By Miguel Carter Fisher
Often, the loudest voice isn’t the one worth listening to. In a culture of spectacle, where novelty trumps content, it is a true pleasure to have the opportunity to speak with an artist like Ecka Blaire Faulds. She has a sensibility akin to artist like Fairfield Porter or Erik Satie whose work is not appreciated for it’s demonstration of facility, but for the beauty of the overall composition. Too often representational painters like myself trick ourselves into believing that the success of our work can be quantified by the degree to which it is rendered. Ecka never seems to make this mistake, not even for a moment, and I envy her for that.
She dedicates herself to the solemnity of the casual walk. She sees the sensibility of idle moments in nature which has provided her insight evident in her artist statement:
Reacting to the weight of memory my work observes the delicate relationship between figure and environment. By depicting moments of interaction or ignorance of the figure to its surroundings, I aim to bring to light our own complicated relationships with nature.
At times a work carefully and knowingly makes clear the boundaries felt between humankind and the natural realm as it crisply delineates the composition into two parts. Both the figure and a representation of nature – most often the cultivated trappings of an aquarium or garden – are contained in such a way as to question who may be truly caught and forced to bear the burden of isolation.
Other moments find the figure dwarfed and swallowed by its surroundings. In its immersion the idea of ‘personhood’ – of singularity – is less than possible. Edges defining ‘this’ and ‘that’ and ‘you’ and ‘me’ grow murky and wild, allowing the identities of figure and place to acquire the same significance.
I speculate that a work made through meditation, takes a meditative viewer to truly appreciate. Ecka’s work, like the subjects she paints, can easily be overlooked by the impatient observer. I encourage you the reader not to do so.
MCF: Your artist statement begins with “Reacting to the weight of memory my work observes the delicate relationship between figure and environment.” Could you elaborate on what you mean by the weight of memory and what role these memories play in the development of your work?
EBF: Memory has always been a tricky thing for me. I don’t often remember particular details with the clarity that many of my friends and peers seem to have, but instead recall my emotional reactions. The images I’m drawn to have this feeling of existing outside of time, caught in this serene space where I can wash away some of that emotional baggage
MCF: While your work has a very impressionistic quality of light, it has always struck me not as the capturing of light in a mad rush before it fades, but as the capturing of it on the periphery of one’s recollection. How would you describe the emotional or psychological vantage point in your work?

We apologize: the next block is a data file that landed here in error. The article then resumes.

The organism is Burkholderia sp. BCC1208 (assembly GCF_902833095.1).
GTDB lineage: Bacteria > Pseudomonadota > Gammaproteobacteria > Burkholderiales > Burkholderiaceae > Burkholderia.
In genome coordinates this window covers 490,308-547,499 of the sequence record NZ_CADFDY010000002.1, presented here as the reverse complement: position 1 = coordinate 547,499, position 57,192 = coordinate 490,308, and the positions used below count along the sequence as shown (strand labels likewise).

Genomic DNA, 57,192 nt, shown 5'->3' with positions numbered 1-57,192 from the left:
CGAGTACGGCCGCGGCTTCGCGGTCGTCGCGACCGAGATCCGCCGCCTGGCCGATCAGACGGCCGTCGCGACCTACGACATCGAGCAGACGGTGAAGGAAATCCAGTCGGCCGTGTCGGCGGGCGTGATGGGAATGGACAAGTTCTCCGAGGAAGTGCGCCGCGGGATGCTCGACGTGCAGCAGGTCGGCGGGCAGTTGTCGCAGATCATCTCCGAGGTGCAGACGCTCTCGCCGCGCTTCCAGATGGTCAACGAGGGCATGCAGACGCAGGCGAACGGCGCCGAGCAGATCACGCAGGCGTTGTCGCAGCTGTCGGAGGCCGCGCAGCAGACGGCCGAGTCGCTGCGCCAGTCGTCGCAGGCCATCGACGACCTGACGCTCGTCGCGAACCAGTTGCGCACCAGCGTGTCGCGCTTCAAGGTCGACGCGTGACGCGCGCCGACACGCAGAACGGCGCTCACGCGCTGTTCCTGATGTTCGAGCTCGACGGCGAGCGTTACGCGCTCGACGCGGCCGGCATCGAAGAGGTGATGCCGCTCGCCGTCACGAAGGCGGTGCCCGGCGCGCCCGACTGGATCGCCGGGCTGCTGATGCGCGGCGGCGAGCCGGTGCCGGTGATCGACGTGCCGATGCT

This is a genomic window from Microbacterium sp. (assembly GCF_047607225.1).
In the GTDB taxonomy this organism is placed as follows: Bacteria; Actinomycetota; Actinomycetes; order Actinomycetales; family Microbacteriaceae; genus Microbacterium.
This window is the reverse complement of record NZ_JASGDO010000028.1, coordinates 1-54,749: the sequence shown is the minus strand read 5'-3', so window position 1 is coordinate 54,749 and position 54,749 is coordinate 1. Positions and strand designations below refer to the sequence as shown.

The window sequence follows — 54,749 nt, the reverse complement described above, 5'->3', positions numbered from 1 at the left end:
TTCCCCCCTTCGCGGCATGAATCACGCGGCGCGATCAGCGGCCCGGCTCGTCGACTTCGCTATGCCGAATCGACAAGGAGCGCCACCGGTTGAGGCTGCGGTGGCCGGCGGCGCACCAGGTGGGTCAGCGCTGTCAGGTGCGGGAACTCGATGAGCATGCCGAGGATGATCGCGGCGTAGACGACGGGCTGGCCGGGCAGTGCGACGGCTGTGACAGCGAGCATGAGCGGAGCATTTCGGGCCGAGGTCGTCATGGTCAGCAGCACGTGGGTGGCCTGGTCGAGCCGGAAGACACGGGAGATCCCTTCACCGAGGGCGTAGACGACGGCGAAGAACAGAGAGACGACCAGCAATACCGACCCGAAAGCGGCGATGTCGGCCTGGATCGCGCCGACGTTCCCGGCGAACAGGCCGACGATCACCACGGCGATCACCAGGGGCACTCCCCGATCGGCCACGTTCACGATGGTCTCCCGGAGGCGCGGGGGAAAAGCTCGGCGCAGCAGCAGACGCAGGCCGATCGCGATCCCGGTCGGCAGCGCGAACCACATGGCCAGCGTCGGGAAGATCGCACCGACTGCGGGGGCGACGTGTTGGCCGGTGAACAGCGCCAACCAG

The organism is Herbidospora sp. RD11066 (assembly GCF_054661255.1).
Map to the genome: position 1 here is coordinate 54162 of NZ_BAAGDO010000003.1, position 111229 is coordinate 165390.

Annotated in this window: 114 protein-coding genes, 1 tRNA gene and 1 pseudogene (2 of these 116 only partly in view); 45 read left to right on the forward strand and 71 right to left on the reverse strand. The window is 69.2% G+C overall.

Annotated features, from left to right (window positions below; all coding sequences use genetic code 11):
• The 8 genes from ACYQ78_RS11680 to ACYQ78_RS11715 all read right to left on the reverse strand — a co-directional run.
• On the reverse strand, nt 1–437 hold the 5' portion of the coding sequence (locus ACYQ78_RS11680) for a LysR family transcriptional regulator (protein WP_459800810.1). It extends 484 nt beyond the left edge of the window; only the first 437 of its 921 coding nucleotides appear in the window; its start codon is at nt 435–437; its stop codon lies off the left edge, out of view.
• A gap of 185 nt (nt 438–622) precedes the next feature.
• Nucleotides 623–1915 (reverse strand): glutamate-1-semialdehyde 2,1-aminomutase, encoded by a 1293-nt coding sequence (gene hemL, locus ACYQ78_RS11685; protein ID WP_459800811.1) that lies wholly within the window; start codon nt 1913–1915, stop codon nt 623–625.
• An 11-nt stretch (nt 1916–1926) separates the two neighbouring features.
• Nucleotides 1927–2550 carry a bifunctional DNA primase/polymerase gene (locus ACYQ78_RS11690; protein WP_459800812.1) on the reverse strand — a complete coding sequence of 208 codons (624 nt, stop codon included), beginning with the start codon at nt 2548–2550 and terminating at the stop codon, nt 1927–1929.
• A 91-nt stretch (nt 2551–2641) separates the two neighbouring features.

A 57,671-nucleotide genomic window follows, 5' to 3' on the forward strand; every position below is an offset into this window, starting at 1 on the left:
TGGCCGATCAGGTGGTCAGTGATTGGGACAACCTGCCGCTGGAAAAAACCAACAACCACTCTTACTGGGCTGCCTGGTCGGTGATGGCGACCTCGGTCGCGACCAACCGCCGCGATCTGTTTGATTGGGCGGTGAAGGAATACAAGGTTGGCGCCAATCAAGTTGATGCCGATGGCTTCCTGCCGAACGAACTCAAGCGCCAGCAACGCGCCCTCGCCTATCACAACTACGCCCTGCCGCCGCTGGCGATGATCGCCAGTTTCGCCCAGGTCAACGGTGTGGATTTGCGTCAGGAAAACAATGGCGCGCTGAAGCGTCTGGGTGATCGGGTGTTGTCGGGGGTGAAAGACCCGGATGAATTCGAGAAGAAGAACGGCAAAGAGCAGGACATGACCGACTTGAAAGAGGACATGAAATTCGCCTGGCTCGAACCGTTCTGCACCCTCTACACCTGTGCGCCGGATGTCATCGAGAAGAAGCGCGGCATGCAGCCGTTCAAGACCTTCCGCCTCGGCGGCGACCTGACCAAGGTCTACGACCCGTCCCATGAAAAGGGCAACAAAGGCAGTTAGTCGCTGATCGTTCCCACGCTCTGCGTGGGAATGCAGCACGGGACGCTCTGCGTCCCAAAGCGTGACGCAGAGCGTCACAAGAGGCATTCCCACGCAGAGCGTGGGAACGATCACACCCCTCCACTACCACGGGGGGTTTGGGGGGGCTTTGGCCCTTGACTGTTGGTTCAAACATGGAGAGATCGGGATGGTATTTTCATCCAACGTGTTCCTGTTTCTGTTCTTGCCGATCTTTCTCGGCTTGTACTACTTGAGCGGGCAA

EBF: Sometimes the images have a dark energy hiding out somewhere, no matter how peaceful the contents first seem to be. I think that speaks to who I am. I’m very sensitive and hold onto things even after I thought I had let them go. I’ve found myself in situations, especially growing up, where I felt unsafe and therefore betrayed… and that is not a weight that falls easily from one’s shoulders. And so perhaps that’s what I’m constantly looking for – safe space, all the while knowing it’s easily darkened and intruded upon.
MCF: How does memory bring you in touch with place, or more specifically the relationship between humankind and the natural realm?
EBF: I seek stillness.
I’ve always felt most at home in nature, identified greatly with all non-humans, and wondered about the thoughts and feelings of other organisms. I believe that our egos limit us: everything here on this Earth has value, has a reason for being here, but those reasons are closely intertwined with the lives of others. Nothing exists singularly.
In my childhood I spent so much time either reading (usually about animals) or observing nature. I could get lost in gazing at the pattern of leaves or watching an ant make its way around. I think that shows in my work as I’m constantly invested and interested in these places where slow observations are possible.
MCF: Throughout the history of painting artist have used composition to express man’s relationship to nature as conceived in their time. I think of the sense of natural order and clarity in the work of Poussin, versus the swirling turbulence of Turner. You state that in some of your works “Both the figure and a representation of nature – most often the cultivated trappings of an aquarium or garden – are contained in such a way as to question who may be truly caught and forced to bear the burden of isolation.” and that “Other moments find the figure dwarfed and swallowed by its surroundings. In its immersion the idea of ‘personhood’ – of singularity – is less than possible.” Am I correct in concluding that you’re invested in capturing mankind’s self alienation from the greater natural world?
EBF: You nailed it! Can I just take a moment to say how much I appreciate that you understood me?